Class: Midsize Car
Miles Driven: 592
Fuel Used: 20.8
Real-world fuel economy: 28.5 mpg
Driving mix: 55% city, 45% highway
|CG Report Card|
|Big & Tall comfort ratings are for front seats only. "Big" rating based on male tester weighing approximately 350 pounds, "Tall" rating based on 6'6"-tall male tester.|
|Room and Comfort||B+|
|Power and Performance||B|
|Fit and Finish||A|
|Report-card grades are derived from a consensus of test-driver evaluations. All grades are versus other vehicles in the same class. Value grade is for specific trim level evaluated, and may not reflect Consumer Guide's impressions of the entire model lineup.|
|Big & Tall Comfort|
EPA-estimated fuel economy: 27/35/30 (city, highway, combined)
Base price: $30,695 (not including $835 destination charge)
Options on test car: Trunk mat ($75), special paint ($300), door sill trim plates ($125), GT Premium Package ($2500)
Price as tested: $34,530
The great: Excellent fuel economy
The Good: Attractive and roomy cabin, sporty handling
The not so good: Mazda Connect control interface requires familiarization
If the headlong rush to crossover sport-utility vehicles shortchanges consumers in any specific way it will be this one: They’ll miss out on some darned nice cars. One of them is the 2017 Mazda 6 i in Grand Touring trim.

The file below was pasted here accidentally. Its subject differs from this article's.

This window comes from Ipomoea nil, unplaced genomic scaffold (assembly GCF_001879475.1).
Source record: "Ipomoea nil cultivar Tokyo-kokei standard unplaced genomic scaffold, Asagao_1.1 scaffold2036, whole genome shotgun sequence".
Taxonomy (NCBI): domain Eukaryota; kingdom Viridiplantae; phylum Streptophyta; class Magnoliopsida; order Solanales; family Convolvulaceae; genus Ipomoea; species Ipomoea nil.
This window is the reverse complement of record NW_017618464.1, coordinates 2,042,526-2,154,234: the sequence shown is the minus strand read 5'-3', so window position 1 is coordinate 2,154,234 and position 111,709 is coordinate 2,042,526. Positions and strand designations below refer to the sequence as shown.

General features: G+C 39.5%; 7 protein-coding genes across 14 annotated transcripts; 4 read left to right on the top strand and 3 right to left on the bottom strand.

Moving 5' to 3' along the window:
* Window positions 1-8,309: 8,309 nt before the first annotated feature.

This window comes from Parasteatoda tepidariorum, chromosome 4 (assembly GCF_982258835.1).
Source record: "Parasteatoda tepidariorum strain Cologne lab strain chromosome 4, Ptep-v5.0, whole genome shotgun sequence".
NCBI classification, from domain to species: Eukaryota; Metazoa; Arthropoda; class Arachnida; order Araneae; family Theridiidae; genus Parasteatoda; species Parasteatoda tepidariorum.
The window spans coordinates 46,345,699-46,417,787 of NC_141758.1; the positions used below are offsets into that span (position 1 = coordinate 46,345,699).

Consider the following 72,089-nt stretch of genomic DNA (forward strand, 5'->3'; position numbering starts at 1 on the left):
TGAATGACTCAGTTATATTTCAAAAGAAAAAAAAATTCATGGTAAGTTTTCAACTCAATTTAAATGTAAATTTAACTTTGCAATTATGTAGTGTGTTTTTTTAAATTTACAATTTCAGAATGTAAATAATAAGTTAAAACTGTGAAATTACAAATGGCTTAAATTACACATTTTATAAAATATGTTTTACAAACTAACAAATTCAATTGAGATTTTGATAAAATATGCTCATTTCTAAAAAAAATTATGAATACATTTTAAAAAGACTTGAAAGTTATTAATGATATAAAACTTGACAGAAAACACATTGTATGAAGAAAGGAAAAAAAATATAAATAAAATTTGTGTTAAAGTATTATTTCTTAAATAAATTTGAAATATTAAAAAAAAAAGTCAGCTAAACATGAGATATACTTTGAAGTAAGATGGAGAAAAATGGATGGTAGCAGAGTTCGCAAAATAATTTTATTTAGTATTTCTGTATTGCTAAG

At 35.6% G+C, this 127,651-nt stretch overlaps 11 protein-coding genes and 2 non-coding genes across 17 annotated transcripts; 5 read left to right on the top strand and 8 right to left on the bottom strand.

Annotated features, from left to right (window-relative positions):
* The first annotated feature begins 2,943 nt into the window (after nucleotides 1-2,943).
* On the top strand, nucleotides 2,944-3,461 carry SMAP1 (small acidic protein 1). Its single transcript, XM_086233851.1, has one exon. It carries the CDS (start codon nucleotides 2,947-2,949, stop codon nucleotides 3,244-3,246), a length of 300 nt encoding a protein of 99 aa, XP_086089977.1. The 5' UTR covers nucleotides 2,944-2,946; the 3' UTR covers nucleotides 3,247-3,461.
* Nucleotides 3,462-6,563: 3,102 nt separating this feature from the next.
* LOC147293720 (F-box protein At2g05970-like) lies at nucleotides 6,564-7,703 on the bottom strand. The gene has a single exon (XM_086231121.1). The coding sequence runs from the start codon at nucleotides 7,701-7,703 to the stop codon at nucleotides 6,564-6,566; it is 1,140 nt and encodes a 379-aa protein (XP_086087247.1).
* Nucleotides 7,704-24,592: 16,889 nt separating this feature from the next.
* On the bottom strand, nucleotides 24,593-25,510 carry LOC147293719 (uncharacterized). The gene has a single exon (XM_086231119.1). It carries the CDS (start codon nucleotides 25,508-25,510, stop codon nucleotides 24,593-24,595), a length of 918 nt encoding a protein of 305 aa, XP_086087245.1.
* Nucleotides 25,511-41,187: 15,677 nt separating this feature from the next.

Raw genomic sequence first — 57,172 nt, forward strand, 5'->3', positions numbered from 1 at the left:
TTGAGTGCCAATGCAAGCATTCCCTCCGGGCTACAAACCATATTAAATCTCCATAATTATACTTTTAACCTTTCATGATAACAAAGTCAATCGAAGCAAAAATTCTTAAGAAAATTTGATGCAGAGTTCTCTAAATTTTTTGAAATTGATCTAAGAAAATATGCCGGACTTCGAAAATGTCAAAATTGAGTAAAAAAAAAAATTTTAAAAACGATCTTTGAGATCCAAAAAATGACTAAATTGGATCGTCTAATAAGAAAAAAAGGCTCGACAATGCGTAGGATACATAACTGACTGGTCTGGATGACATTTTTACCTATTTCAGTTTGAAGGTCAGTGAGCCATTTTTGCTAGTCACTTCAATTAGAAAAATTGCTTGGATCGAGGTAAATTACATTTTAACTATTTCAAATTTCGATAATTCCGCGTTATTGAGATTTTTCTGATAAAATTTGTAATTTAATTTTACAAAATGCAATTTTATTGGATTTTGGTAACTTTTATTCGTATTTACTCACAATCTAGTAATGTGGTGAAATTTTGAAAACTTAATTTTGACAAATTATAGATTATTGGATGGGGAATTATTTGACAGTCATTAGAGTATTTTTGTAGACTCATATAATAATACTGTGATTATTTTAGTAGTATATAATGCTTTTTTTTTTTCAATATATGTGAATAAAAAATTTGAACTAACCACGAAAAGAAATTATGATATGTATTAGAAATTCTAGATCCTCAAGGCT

Consumer Guide® has picked the 6 as a “Best Buy” in the midsize class, and a test of 2017 model that’s improved a bit over the ’16 Grand Touring that CG editors liked gives no reason to change that opinion. It is just as nimble, attractive, and yet still practical as before—if not a bit more.
Newly standard is G-Vectoring Control that adjusts engine torque in response to steering inputs to improve handling and ride quality. The Grand Touring, which sits atop the 3-model Mazda 6 lineup, gains standard lane-keep assist, traffic-sign recognition, and self-dimming headlights for 2017.
The Grand Touring starting price of $30,695 also includes 19-inch alloy wheels, heated side mirrors, dual bright exhaust outlets, a decklid spoiler, heated power-adjustable front seats, leather upholstery, Bluetooth connectivity, a rearview camera, automatic headlights, LED fog lights, power moonroof, leather-wrapped tilt and telescoping steering wheel, dual-zone automatic climate control, navigation system, 11-speaker Bose audio system, blind-spot monitoring, and rear cross-traffic alert. The test car came in at $34,530 with delivery, a trio of stand-alone options, and the $2500 GT Technology Package. The GT Tech group includes i-ELOOP regenerative braking (it relieves some of the strain of replenishing the electrical system from the engine to improve fuel mileage), tonier Nappa-leather upholstery, heated rear seats, and more.